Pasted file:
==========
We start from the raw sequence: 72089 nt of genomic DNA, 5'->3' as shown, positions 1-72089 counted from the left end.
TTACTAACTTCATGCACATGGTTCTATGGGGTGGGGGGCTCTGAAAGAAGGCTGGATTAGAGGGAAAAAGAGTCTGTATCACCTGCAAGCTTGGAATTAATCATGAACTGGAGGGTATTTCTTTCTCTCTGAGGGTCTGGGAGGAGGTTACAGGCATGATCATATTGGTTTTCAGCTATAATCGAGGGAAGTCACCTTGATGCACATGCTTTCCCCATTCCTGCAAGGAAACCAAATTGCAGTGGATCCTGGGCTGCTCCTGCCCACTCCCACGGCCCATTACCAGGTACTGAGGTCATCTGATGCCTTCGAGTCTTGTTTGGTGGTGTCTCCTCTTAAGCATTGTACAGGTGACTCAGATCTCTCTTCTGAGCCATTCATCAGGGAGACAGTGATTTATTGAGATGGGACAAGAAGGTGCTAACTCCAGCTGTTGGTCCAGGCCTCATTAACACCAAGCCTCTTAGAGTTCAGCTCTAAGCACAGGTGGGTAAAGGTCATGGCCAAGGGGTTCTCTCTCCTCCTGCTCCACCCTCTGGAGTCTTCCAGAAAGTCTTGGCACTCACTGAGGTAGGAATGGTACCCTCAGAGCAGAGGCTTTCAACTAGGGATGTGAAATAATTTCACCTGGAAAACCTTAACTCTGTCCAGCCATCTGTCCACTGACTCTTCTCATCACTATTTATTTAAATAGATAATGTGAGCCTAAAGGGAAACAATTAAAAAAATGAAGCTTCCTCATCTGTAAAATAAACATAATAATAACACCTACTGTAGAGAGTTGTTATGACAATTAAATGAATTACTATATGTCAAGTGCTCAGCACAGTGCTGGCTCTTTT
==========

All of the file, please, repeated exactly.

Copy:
We start from the raw sequence: 72089 nt of genomic DNA, 5'->3' as shown, positions 1-72089 counted from the left end.
TTACTAACTTCATGCACATGGTTCTATGGGGTGGGGGGCTCTGAAAGAAGGCTGGATTAGAGGGAAAAAGAGTCTGTATCACCTGCAAGCTTGGAATTAATCATGAACTGGAGGGTATTTCTTTCTCTCTGAGGGTCTGGGAGGAGGTTACAGGCATGATCATATTGGTTTTCAGCTATAATCGAGGGAAGTCACCTTGATGCACATGCTTTCCCCATTCCTGCAAGGAAACCAAATTGCAGTGGATCCTGGGCTGCTCCTGCCCACTCCCACGGCCCATTACCAGGTACTGAGGTCATCTGATGCCTTCGAGTCTTGTTTGGTGGTGTCTCCTCTTAAGCATTGTACAGGTGACTCAGATCTCTCTTCTGAGCCATTCATCAGGGAGACAGTGATTTATTGAGATGGGACAAGAAGGTGCTAACTCCAGCTGTTGGTCCAGGCCTCATTAACACCAAGCCTCTTAGAGTTCAGCTCTAAGCACAGGTGGGTAAAGGTCATGGCCAAGGGGTTCTCTCTCCTCCTGCTCCACCCTCTGGAGTCTTCCAGAAAGTCTTGGCACTCACTGAGGTAGGAATGGTACCCTCAGAGCAGAGGCTTTCAACTAGGGATGTGAAATAATTTCACCTGGAAAACCTTAACTCTGTCCAGCCATCTGTCCACTGACTCTTCTCATCACTATTTATTTAAATAGATAATGTGAGCCTAAAGGGAAACAATTAAAAAAATGAAGCTTCCTCATCTGTAAAATAAACATAATAATAACACCTACTGTAGAGAGTTGTTATGACAATTAAATGAATTACTATATGTCAAGTGCTCAGCACAGTGCTGGCTCTTTT